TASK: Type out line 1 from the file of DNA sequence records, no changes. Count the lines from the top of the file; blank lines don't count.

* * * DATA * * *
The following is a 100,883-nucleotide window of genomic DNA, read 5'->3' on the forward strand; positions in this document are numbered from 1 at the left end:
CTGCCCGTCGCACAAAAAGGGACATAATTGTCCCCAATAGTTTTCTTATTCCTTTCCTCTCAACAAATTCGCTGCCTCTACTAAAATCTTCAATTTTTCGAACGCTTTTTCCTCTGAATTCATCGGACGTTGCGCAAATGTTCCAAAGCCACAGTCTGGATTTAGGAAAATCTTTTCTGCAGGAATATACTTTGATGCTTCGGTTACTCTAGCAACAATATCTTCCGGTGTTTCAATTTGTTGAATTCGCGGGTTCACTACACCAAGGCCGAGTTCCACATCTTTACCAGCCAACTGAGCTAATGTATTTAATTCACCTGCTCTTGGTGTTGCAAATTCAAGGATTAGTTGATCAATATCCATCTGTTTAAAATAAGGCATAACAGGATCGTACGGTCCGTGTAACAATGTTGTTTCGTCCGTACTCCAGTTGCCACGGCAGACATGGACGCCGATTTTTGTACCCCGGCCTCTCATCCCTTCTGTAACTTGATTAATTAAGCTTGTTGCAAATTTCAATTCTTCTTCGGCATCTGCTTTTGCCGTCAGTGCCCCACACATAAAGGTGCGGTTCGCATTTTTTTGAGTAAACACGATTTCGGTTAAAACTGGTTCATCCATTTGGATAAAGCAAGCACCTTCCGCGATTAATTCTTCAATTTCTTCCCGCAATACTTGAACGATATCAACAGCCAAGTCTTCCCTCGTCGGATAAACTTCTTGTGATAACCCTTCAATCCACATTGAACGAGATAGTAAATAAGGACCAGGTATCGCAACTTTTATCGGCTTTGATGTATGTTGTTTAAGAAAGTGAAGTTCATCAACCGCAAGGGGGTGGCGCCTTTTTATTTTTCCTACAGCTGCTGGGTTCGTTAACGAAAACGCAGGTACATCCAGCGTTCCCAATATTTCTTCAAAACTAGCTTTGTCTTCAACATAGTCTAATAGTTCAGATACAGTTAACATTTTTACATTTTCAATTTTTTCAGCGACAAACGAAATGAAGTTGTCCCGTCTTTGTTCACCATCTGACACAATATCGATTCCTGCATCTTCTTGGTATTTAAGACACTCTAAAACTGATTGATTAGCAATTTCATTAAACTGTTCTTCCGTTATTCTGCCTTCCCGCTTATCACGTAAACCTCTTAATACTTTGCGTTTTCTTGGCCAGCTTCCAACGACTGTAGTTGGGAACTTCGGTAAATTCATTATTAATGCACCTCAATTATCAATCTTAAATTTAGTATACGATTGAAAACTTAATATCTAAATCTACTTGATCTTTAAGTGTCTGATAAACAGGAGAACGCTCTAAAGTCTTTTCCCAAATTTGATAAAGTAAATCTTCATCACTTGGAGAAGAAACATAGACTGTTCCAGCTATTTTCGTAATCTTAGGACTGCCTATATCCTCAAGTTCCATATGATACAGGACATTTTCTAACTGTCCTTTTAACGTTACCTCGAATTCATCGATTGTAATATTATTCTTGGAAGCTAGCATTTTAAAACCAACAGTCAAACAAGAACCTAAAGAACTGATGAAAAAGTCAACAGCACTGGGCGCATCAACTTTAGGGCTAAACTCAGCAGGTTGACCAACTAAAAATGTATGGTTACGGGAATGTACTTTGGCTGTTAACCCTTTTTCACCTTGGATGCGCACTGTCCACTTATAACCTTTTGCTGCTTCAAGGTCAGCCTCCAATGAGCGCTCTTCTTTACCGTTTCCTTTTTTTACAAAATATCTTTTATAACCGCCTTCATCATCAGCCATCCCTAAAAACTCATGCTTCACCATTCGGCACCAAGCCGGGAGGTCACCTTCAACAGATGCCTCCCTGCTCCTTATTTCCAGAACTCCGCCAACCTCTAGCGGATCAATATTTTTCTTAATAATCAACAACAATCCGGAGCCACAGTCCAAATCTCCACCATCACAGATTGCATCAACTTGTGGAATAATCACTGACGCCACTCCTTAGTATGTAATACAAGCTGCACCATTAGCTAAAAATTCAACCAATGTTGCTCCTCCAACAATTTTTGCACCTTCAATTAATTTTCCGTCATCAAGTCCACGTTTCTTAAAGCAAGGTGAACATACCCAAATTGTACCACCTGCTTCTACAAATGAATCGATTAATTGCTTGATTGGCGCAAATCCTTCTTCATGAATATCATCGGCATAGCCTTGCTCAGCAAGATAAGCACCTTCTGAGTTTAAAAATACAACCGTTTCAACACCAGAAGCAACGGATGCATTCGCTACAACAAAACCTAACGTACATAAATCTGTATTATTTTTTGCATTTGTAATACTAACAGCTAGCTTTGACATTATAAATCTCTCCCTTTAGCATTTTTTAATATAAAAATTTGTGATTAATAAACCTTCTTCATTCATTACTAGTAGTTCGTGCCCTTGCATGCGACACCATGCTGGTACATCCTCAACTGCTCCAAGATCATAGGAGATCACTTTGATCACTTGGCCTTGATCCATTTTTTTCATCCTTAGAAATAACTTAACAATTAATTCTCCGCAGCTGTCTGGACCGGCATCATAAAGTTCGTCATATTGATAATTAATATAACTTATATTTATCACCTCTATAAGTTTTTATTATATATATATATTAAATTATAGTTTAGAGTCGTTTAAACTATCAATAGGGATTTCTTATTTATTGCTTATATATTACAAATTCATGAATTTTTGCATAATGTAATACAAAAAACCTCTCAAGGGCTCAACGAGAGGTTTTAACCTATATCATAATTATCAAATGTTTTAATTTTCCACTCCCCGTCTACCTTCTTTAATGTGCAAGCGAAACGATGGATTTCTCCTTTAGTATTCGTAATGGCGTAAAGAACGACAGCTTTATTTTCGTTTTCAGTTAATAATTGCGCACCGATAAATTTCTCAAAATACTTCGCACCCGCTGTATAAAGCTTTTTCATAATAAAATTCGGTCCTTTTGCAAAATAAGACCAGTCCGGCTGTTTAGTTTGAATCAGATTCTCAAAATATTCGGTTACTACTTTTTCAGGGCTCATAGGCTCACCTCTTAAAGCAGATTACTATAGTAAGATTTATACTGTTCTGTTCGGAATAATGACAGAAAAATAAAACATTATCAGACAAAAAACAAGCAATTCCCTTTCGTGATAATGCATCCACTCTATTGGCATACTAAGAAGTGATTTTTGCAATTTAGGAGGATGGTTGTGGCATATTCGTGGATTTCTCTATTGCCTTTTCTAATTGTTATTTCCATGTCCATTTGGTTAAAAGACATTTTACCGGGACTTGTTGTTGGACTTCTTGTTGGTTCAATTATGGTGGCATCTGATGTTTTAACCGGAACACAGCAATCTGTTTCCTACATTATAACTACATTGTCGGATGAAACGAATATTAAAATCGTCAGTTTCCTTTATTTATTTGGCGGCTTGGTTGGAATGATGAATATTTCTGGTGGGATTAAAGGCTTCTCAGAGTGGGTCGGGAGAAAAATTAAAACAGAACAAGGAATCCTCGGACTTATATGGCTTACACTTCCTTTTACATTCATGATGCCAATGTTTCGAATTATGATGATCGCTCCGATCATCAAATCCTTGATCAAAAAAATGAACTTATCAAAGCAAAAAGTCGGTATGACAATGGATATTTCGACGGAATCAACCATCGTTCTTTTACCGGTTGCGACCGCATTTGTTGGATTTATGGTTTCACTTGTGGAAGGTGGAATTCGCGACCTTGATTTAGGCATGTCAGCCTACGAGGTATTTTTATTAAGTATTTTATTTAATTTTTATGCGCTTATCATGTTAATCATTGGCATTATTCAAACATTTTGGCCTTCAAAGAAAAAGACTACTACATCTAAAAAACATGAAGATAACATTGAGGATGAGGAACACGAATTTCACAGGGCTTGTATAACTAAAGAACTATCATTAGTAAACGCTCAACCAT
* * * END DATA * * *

The following is a 100,883-nucleotide window of genomic DNA, read 5'->3' on the forward strand; positions in this document are numbered from 1 at the left end: